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Re: [Debconf-team] DC14 bids: money handling

Hi Luis,

So, it's the best solution to not convert any USD into Bolivares and use the dollars directly to pay to an USD account of the food/accomodation and maybe day trip provider?
Do do you think we can find such hotels, food providers and travel agencies? And is it legal to do it this way?

Do you already have an estimate on how much money you could raise locally? Would it be enough to pay all providers that don't accept USD directly?


On Wed, Mar 13, 2013 at 11:01 PM, Luis Alejandro Martínez Faneyth <luis@huntingbears.com.ve> wrote:
Hi Moray,

El 01/03/13 18:16, Moray Allan escribió:

DC14 bid teams,

How do you plan for money handling to work in your proposed location?

For the USA, I assume the answer will be "use SPI", but feel free to
comment further.

For Venezuela, the bid page says, "Venezuela has a currency exchange
control. It is illegal for people to exchange dollars, euros, other, for
bolívares (official currency), unless is done through official
institutions. In the past, the country had large losses of money due to
the flight of capital. The government implemented a currency exchange
control to protect the internal cashflow. This might become an obstacle
in our logistic."

I don't think that having to exchange money through official mechanisms
is a problem, it just means we need to make our plans using the official
exchange rates.

But what are the controls on money entering and leaving the country? Do
we need special permissions to send money into the country, and how
difficult is that/how long does it take?

For individuals, one can enter and leave the country with less than $10,000 without having to declare such amount. Also, the use of credit and debit cards is accepted globally (on mayor stablishments). For things like buying souvenirs or eating on a street stand or renting water motorcycles, people are going to need Bolívares.

For international money transfers, the operation is a bit tricky. It is permitted to have dollar accounts on venezuelan banks, but as this was implemented recently, the conditions and requirements to open this kind of accounts are not as clear as we would expect. A legal entity should open the account, among some other tricky requirements. After the account is set up, it can recieve money transfers from outside, and then it can be cashed out in Bolívares on a local bank. This is the only official way to introduce foreign funds into the country. However, this is not a path we recommend to follow.

There is another legal way. If the operation occurs in a country where there is no currency exchange control, it would be ok. For example, the local team can partner up with a local company (travel agency, FOSS startup, ...) that has an account outside the country to receive dollars and give us Bolívares in Venezuela (at official rate).

And there is yet another legal way. Transfers can be made directly to providers that have an account outside the country. For example, The hotel we are proposing has accounts outside, and possible, the tourist agency which would provide us with transport+food to the Day Trip.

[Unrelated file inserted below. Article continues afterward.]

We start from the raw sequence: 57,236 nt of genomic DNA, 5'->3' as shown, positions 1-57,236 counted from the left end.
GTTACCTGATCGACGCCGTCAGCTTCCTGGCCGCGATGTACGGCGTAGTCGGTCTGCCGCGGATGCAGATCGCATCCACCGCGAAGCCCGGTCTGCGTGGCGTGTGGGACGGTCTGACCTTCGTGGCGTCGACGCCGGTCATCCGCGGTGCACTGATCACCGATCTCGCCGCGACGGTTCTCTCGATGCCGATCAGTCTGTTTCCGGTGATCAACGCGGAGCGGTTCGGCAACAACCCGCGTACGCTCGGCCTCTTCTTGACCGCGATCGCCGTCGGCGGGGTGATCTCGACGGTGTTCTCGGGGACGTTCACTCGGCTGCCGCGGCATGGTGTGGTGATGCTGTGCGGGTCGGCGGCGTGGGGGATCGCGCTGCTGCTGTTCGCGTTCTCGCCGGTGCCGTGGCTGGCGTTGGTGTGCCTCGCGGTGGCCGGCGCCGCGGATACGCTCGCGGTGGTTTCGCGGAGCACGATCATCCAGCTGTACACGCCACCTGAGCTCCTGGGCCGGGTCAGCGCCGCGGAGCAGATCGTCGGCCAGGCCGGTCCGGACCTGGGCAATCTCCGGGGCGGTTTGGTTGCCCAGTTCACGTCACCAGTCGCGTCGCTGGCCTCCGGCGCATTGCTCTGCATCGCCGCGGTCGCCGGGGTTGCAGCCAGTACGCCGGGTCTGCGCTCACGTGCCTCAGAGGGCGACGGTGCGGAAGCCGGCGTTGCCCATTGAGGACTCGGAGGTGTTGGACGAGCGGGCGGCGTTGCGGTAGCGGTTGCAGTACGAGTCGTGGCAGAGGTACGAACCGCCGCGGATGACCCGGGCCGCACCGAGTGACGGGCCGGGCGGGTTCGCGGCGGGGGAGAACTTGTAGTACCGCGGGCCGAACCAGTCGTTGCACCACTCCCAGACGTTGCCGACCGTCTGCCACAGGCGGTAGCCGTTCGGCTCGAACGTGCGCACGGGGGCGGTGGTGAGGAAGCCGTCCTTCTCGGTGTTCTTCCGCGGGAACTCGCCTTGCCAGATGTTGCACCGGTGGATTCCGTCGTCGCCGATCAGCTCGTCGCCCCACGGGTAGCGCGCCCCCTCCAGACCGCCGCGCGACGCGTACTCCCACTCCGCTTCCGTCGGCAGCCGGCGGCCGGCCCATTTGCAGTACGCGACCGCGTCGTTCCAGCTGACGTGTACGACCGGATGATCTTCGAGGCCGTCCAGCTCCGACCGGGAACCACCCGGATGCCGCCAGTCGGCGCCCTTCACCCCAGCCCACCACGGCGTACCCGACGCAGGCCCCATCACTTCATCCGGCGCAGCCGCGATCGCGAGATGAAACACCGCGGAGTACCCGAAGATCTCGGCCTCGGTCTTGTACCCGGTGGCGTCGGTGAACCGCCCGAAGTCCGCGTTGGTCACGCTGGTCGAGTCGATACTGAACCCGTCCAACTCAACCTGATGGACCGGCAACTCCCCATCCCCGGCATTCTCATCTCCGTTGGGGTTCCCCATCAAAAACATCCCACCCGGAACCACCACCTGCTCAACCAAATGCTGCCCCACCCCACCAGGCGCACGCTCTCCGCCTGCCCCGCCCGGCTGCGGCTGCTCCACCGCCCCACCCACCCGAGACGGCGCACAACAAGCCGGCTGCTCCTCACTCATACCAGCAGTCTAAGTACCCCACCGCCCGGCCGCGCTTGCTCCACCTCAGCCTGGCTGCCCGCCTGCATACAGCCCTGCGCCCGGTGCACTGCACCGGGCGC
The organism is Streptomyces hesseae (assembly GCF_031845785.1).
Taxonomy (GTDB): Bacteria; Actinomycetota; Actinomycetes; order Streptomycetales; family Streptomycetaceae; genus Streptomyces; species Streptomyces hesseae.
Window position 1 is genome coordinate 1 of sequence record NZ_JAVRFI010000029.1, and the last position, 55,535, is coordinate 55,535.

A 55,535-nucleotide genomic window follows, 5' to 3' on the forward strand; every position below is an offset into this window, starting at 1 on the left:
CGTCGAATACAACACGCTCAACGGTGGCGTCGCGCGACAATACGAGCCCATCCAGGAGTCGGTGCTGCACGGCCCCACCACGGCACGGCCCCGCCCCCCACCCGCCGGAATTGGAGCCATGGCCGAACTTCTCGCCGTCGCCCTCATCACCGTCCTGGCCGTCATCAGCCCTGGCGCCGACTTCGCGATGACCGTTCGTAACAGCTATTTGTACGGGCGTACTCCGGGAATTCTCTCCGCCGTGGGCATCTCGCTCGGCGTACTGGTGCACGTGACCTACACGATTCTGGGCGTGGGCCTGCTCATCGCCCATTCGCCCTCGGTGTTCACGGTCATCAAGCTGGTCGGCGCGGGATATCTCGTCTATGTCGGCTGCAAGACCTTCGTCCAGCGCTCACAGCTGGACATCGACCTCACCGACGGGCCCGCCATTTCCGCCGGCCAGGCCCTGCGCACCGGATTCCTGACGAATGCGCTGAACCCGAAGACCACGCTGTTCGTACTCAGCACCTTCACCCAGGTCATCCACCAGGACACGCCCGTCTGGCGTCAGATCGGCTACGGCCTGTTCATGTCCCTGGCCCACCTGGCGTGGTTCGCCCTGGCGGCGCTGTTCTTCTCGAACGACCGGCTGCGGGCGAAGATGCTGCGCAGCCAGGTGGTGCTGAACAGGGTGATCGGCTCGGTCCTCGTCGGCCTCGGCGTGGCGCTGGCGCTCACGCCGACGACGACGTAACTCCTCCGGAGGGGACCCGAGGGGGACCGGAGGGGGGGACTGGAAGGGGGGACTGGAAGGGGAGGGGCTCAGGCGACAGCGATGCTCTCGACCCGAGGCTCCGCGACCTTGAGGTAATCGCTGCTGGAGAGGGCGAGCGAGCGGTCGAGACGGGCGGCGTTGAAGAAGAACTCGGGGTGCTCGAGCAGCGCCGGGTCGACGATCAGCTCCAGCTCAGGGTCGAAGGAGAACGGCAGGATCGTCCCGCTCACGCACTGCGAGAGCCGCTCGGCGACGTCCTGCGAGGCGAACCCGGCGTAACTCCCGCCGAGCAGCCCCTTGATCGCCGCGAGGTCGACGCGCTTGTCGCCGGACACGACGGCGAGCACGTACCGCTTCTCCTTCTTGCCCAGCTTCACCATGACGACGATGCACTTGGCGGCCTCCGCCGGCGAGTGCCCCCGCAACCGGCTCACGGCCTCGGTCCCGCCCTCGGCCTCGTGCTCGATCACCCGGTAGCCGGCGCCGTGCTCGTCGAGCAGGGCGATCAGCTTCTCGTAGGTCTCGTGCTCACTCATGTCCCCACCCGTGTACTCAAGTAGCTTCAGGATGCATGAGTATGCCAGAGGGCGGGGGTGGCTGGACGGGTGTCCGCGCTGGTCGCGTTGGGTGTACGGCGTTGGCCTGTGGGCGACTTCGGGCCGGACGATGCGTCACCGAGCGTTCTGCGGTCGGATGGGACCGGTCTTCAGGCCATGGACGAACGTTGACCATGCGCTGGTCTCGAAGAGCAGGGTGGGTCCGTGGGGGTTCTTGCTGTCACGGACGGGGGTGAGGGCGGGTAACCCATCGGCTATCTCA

There's also to take into account the proportion of the budget that can be covered through local sponsoring.

As discussed on [debian-ve], we would like to state that receiving sponsoring from SPI is a matter that has to be managed with anticipation and special attention. It is better for us to use SPI sponsoring on specific things like the hotel or food providers payment.

What about getting money out
of the country -- what are the barriers to doing bank transfers to
transfer un-spent money (or profit from merchandise etc.) to another

Getting money out of the country is very complicated, but not impossible. It has to be done directly through CADIVI (official currency exchange operator), or through representatives that make the CADIVI procedure for us. One of the limitations is that CADIVI only allows a maximum amount of 900USD to be transferred per month.

If it is to be done through a representative (most likely) they will receive Bolívares and convert them to USD at the official rate (6,30).

Do you know of another international event which dealt with these issues
which could tell us about their experiences?

Yes, Venezuela held the Fedora Developers Conference (FUDCON) last year [0]. Its main organizer, Maria Leandro, has been a very important source of information to start this phase of the bid process.

Basically, its the same working scenario. RedHat sponsored the major part of the budget by paying directly to the hotel in Venezuela and other stuff outside the country. It was a determinant aspect that the hotel had an account outside the country. The rest of the budget was sponsored locally.

[0] http://fedoraproject.org/wiki/FUDCon:Valencia_2012

Luis Alejandro Martínez Faneyth
Blog: http://www.huntingbears.com.ve/
Twitter/Identi.ca: @LuisAlejandro
ED51 8FE7 4107 715D 0464 8366 F614 5A95 E78D AA2E


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